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Sen. Sherrod Brown Explains Why Electability Is a ‘Myth’

“Elections aren’t about some ‘electability’ question. They’re about the question, whose side are you on?” the senator told Netroots Nation

Sherrod Brown

Senator Sherrod Brown (D-OH) speaking at a press conference on Capitol Hill.

Michael Brochstein/SOPA Images/Shutterstock

Sen. Sherrod Brown (D-OH), who won a third term in the Senate representing Ohio in 2018, told the progressive crowd gathered at Netroots Nation on Saturday that the concept of “electability,” which many use to justify support of candidates like former vice president Joe Biden, is a myth.

“The electability myth is, in fact, a myth. Let me tell you why,” Brown said, according to Cleveland.com, adding, “Donald Trump won Ohio by almost double digits in 2016. Last year I won re-election by almost 7 points. I didn’t compromise on women’s rights. I never compromised on LGBTQ rights.”

Brown, ironically described as electable himself when he publicly pondered a 2020 presidential run, said he is the case-in-point that proves you can be boldly progressive and still win in a state like Ohio that Trump won by a nearly 9-point margin in the 2016 election.

“I have a lifetime ‘A’ rating from Planned Parenthood and a lifetime ‘F’ from the (National Rifle Association),” Brown said. “I stood on a debate stage in the most conservative part of Ohio last year during my Senate race. I told the audience that climate change is the defining moral issue of our times and we must act. I went to the Columbus airport and joined protests against the Muslim ban.”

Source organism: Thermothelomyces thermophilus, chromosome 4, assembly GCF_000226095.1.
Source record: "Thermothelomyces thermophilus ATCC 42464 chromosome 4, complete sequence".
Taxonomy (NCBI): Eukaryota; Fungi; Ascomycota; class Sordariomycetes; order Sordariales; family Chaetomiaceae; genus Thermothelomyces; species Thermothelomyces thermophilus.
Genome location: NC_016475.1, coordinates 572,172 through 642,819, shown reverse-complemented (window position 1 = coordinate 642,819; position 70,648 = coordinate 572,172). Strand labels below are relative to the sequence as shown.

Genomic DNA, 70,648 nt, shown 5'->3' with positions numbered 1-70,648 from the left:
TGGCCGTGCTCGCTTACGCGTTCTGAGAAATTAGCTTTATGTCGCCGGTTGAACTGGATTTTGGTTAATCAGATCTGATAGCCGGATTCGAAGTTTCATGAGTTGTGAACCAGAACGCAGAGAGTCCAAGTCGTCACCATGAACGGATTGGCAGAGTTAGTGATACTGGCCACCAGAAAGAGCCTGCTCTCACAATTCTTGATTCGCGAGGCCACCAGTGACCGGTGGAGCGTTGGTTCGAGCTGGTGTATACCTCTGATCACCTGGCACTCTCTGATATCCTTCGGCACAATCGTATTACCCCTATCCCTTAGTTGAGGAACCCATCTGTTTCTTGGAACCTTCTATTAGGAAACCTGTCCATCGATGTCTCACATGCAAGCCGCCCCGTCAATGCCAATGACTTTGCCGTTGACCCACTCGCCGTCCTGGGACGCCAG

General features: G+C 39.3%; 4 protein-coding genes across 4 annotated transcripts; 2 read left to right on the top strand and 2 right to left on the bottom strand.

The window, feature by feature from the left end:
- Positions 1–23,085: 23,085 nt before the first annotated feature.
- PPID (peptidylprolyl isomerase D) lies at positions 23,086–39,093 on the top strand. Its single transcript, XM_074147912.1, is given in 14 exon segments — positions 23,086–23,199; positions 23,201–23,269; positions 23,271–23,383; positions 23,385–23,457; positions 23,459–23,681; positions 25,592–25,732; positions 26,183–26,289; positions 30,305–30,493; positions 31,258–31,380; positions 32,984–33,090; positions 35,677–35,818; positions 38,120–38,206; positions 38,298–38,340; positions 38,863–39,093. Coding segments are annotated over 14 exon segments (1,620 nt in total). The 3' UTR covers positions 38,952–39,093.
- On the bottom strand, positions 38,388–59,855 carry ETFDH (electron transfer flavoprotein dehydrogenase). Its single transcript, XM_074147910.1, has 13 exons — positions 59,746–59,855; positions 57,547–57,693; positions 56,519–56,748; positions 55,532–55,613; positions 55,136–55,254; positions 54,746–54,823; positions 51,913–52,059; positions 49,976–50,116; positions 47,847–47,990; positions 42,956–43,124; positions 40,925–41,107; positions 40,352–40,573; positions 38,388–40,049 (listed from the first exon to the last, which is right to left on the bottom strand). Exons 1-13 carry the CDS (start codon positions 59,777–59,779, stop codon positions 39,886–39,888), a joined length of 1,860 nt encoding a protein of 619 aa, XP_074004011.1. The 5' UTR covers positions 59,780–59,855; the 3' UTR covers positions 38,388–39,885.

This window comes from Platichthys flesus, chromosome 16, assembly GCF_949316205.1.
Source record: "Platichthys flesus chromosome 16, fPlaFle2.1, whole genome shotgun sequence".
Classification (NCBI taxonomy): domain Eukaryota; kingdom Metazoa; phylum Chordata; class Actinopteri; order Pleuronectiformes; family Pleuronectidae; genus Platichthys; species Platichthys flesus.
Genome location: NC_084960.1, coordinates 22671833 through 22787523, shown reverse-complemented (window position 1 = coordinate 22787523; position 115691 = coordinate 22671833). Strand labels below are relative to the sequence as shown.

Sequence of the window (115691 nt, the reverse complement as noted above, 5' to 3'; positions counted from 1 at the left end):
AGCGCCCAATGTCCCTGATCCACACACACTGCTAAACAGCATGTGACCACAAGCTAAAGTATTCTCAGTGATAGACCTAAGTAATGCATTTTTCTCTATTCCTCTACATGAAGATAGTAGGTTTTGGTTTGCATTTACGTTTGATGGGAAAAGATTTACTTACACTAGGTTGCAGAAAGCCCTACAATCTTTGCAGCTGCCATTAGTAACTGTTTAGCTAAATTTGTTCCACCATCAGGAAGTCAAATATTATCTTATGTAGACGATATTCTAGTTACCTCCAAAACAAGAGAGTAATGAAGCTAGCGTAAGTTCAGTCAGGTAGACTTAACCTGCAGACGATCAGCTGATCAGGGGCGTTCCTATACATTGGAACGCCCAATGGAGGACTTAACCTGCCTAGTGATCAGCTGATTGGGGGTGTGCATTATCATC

Brown continued, “I called Donald Trump a racist because he was and is. I won the swing state of Ohio by 7 points. Elections aren’t about some electability calculation. They’re about one question. Whose side are you on? Are you on the side of workers or corporations? Are you on the side of consumers or Wall Street? Are you on the side of patients or drug companies? Are you on the side of voters or dark money?”

The Ohio senator also criticized Democrats for courting the white working class Trump supporters, saying, “Dignity of work is not code for targeting white men who voted for Trump. That’s a losing strategy. That’s a betrayal of our values.”

At a time when many Democrats are courting the middle and House Speaker Nancy Pelosi is publicly criticizing some of the most progressive members of her caucus, it’s interesting to see a Democratic senator like Brown take a wildly different tact of embracing progressivism rather than running away from it.

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